optimized package, which results in a more reliable product while simplifying system integration.
    Most importantly, TX applications are scalable, which means once a product has been developed,
    the product range can be diversified by using TX modules with a different performance class.
    Simply unplug one module and replace it with another, no redesign is necessary."
    Last edited by popper; 06-19-2012 at 07:24 PM.

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    Default excellent

    i have been waiting for this. thank you michael!

  9. #9
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    Default Additional details on Panda Cluster

    We will try to get the specs up on the web. Meanwhile, here are the basics (I am one of the guys who worked on it).

    We started with Chris Tyler's excellent HOWTO...
    http://blog.chris.tylers.info/index....daBoard-Planet

    and then bought Koutech 13-port USB hubs... we were chugging along pretty well in the 5v DC domain until we had to get a 48-port ethernet switch, which was a 3Com 2250 Plus (48 FastE and 2 GigE ports). Case was a Rubbermaid 9P90 Plaza Jr. (35 Gallon) Container which looks a lot like a Seahorse Power BigBelly.

    Solar system was a "solar popcorn cart" from http://futuresolar.wordpress.com/ I think we will revisit this part of the equation; one of our guys has a cool MPPT controller (some pix of which used to be at http://solarwirelessmile.com/)... so next time we will try this without battery.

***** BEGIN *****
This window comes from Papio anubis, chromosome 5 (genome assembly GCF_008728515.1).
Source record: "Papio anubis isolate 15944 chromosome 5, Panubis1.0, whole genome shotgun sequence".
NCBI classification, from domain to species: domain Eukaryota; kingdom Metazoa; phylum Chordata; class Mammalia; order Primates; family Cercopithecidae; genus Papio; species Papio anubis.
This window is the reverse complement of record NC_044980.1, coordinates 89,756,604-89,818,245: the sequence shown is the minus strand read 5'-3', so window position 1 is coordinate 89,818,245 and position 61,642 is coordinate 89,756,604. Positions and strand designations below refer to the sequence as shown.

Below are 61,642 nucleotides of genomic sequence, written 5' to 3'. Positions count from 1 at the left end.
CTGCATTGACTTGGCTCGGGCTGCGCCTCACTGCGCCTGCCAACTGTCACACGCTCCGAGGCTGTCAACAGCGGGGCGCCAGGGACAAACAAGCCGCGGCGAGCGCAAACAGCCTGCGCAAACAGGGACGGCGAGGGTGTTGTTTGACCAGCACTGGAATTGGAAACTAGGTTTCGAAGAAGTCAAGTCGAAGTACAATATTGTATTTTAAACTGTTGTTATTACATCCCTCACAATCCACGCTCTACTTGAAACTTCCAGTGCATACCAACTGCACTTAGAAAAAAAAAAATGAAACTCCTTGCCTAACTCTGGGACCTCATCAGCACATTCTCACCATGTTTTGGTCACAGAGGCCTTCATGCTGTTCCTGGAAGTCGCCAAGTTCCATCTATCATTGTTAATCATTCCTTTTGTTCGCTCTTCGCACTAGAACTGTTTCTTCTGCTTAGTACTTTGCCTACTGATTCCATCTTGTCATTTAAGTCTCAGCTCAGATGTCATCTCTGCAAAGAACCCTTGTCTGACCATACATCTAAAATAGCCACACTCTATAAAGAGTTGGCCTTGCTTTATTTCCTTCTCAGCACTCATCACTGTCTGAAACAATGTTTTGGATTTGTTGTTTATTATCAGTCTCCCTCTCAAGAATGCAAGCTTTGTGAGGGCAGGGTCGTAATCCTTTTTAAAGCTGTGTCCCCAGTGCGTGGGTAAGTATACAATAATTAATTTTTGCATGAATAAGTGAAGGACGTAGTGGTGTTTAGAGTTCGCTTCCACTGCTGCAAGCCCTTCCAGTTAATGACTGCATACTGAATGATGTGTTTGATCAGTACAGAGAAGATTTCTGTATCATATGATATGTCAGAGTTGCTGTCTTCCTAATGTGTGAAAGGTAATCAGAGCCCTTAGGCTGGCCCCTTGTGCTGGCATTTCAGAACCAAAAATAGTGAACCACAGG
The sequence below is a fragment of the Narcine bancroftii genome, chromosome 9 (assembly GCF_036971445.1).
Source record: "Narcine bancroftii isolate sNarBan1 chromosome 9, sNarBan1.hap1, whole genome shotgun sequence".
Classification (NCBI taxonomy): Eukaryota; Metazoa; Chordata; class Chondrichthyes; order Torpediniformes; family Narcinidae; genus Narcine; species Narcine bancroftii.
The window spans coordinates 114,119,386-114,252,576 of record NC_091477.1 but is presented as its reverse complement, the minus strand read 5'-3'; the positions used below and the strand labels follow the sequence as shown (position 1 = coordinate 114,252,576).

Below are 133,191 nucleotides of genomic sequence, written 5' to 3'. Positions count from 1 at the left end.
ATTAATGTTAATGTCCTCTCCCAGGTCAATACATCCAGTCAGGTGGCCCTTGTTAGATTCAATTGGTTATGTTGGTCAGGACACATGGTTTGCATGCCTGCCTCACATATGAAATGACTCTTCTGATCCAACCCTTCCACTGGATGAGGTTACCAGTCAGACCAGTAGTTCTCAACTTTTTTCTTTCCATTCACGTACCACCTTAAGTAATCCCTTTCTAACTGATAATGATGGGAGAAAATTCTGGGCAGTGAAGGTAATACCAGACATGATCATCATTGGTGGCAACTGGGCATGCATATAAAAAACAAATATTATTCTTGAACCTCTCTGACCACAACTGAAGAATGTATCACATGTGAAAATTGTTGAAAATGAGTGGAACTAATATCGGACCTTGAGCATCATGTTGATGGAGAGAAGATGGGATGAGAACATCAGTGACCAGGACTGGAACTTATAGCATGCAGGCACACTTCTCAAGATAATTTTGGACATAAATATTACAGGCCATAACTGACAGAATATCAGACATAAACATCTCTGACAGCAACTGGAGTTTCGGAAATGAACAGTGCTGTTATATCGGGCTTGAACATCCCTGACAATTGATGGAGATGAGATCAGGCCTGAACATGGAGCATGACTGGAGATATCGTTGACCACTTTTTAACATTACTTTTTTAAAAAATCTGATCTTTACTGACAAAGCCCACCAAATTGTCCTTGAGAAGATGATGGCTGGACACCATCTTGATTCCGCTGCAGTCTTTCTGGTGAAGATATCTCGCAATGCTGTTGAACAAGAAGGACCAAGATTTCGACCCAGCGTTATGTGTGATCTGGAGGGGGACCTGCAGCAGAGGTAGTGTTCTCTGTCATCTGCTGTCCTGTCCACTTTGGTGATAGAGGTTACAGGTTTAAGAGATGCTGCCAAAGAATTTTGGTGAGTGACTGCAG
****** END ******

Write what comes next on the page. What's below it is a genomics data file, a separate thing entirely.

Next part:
I'll get some more material together for a website and report back. We got good advice from some of the regular posters here. User drjo suggested we get rid of SD and use something else for the fs. We have tried booting with the usboot utility from Pandaboard.org with mixed results. Must not like the hubs, we think. Anyway, more to come.

  10. #10
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    thanks for the "
    Kurt Keville of MIT and I talking about the ARM cluster:" clip it clears a lot up on the purpose of this


    in case the other MIT guys want to try and make that micro ARM on SODIMM setup apparently they do also have a dual OMAP4460 1.5 GHz with 1Gigabit/s via on-module SMSC LAN7500 http://www.directinsight.co.uk/produ...omap-4460.html but no ARM quad versions off the shelf yet so far and that's a shame, so an I.mx6 quad 1.2 GHz 1Gigabit/s Ethernet although slower might still be the better option if they add that soon.

    have you determined if your restricting throughput by the 10/100 Ethernet yet ? and did a small cluster (over 3 channels) running over wireless 11n ad hoc give better throughput ? i cant seem to find any numbers about real life wireless 11n throughput on these boards so that might be interesting to know
    Last edited by popper; 06-21-2012 at 07:22 PM.